IT had the feeling of the night before Christmas at Lois Knight’s Castlemaine home on Friday.
Lois’ family was together and buzzing with excitement as there was something big to look forward to the next day – not Christmas, but the AFL grand final where one of the family’s own is set to take centre stage.
Lois Knight is Richmond star Dustin Martin’s Nan, and on Friday the countdown was on to one of the biggest days in the family’s life as the Tigers prepared to take on the Adelaide Crows.
It has already been a week to remember for the family, with Lois’ grandson now a Brownlow medallist after Martin’s win on Monday night when he polled a record 36 votes.
“It has been absolute bedlam this week and now we’re really looking forward to tomorrow,” Lois said as the AFL grand final parade was being shown on the TV in the background.
“I’m just so proud of him and it all just feels like a bit of a dream this week.
“It’s hard to believe that he’s going to be playing in a grand final tomorrow, but he will be focused. Once he walks over that white line, all he will be thinking about is football.”
Lois has scrapbooks filled with clippings on her grandson, and she’s needed to buy some extra this week on the back of Martin’s Brownlow Medal triumph.
“It has always been about footy for him. I remember he’d get up in the morning, it would be frosty and he would grab his footy and be out in the paddock kicking goals,” Lois said.
“He would sleep with his footy at night wearing a St Kilda hat. Now all the hard work he put in has paid off.”
Following his Brownlow Medal win, Lois told the Bendigo Advertiser on Monday night she knew from the age of just five her grandson was going to be a special football talent.
So too did Martin’s mum, Kathy Knight, who has been brought to tears every time this week she was re-watched her son’s Brownlow Medal win.
“I’m very proud of him, but I always knew he would play AFL and that he would one day win a Brownlow… I know my boy,” Kathy said.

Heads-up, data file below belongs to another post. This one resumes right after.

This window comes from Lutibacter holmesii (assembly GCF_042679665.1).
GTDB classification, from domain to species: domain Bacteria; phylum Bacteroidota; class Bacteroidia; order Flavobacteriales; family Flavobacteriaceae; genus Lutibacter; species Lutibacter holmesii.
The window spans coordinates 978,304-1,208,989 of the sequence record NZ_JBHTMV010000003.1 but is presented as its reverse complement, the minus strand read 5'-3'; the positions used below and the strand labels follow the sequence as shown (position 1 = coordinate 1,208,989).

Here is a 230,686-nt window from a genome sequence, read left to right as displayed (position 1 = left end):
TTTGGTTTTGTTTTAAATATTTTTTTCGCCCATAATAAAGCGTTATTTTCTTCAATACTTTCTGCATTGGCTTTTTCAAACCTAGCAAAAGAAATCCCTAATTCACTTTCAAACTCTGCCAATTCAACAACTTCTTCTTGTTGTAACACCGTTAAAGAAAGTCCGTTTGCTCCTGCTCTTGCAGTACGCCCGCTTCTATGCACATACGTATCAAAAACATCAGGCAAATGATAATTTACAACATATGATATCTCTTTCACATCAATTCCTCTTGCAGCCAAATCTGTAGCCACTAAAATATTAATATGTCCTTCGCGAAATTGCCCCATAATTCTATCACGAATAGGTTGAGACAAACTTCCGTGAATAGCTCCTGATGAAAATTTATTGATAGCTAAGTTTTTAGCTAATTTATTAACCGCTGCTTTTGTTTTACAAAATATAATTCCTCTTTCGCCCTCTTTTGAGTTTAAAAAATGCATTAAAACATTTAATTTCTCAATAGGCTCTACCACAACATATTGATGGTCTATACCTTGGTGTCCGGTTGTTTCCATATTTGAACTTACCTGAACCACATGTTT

“I’ve got home video footage of him sitting on my knee and my arm wrapped around him saying, ‘this is Dustin Martin, my little AFL star’.
“He was just born with a football in his hand and I truly believe that Richmond will win tomorrow and Dustin will live his fairytale at 26.
“I probably didn’t think he would become as big a name as what he has, but he’s only going to get better and better because it’s just in him.”
Kathy watched the Brownlow Medal at a friend’s house in Winchelsea, where she has recently moved to.
“I balled and danced around the lounge room like a maniac when he won it. It couldn’t have gone any better and the night was just perfect,” Kathy said.
“I rang him and he even answered the phone… he’s obviously very busy so I normally need to leave a voicemail or send a text.
“You haven’t been able to wipe the smile off my face since Monday night. The amount of times I’ve watched it on my phone since; I shed tears each time because that’s my boy.”
Before Martin rose to superstardom with Richmond he played junior football at Campbells Creek, senior football with Castlemaine, winning the Bendigo league Rising Star Award in 2008, and TAC Cup with the Bendigo Pioneers.
“I’ve never been into sports, but I raised the boys (Dustin and brothers Tyson and Bronson) on good food and weight training,” Kathy said.
“We had three acres (at Yapeen) and they definitely weren’t inside boys; they just loved it outside always playing footy.
“One of the paddocks was turned into a football oval for them with goalposts and they were always out there kicking the footy. And when it would be raining they were inside kicking it in the hallway.”
Also at Lois’ on Friday was her mum and Martin’s Great Nana, 90-year-old Mavis Chellew.
“I’m really proud to have him as a top man,” Mavis said.
To the football public, Martin has become universally known as “Dusty” – one of those rare sportsmen who come along where they are instantly recognisable by just one name.
He was just born with a football in his hand and I truly believe that Richmond will win tomorrow and Dustin will live his fairytale at 26Kathy Knight, Dustin Martin's mum
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But to Lois, her grandson will always be “Dust”.
“He’s Dust to me. Sometimes saying Dusty sounds a bit funny,” Lois said.
“We used to call him Dusty Bust when he was younger because it rhymed, but to me he’s Dust.”
Martin – drafted by Richmond with pick No.3 in 2009 – has played 177 AFL games for the Tigers and Lois has been to all bar just a few of them, including interstate matches.
Even when she had a hip replacement she only missed one of his games.
“I was fortunate, there was a bye when I had my hip done, so that worked out alright,” she said.
A contingent of 23 of Martin’s family will be at the MCG on Saturday as part of the Yellow and Black Army desperately hoping to see Richmond win its first premiership since 1980.
Among them will be Martin’s 16-year-old cousin Shae Denahy.
“I’ve got a good feeling they are going to win,” Shae said.
“Everyone always asks what it’s like to have a famous cousin, and I know he’s a very good player, but I just see him still as my cousin; not famous or anything like that.”
And the final word on how Saturday is going to play out goes to Lois.
“I reckon it will be close… Richmond by five points, but I’m hoping it will be by a lot more than that,” Lois said.
“I’m confident Richmond can win… you have to be, don’t you? I’m very nervous, but I know Dust will play a big game.”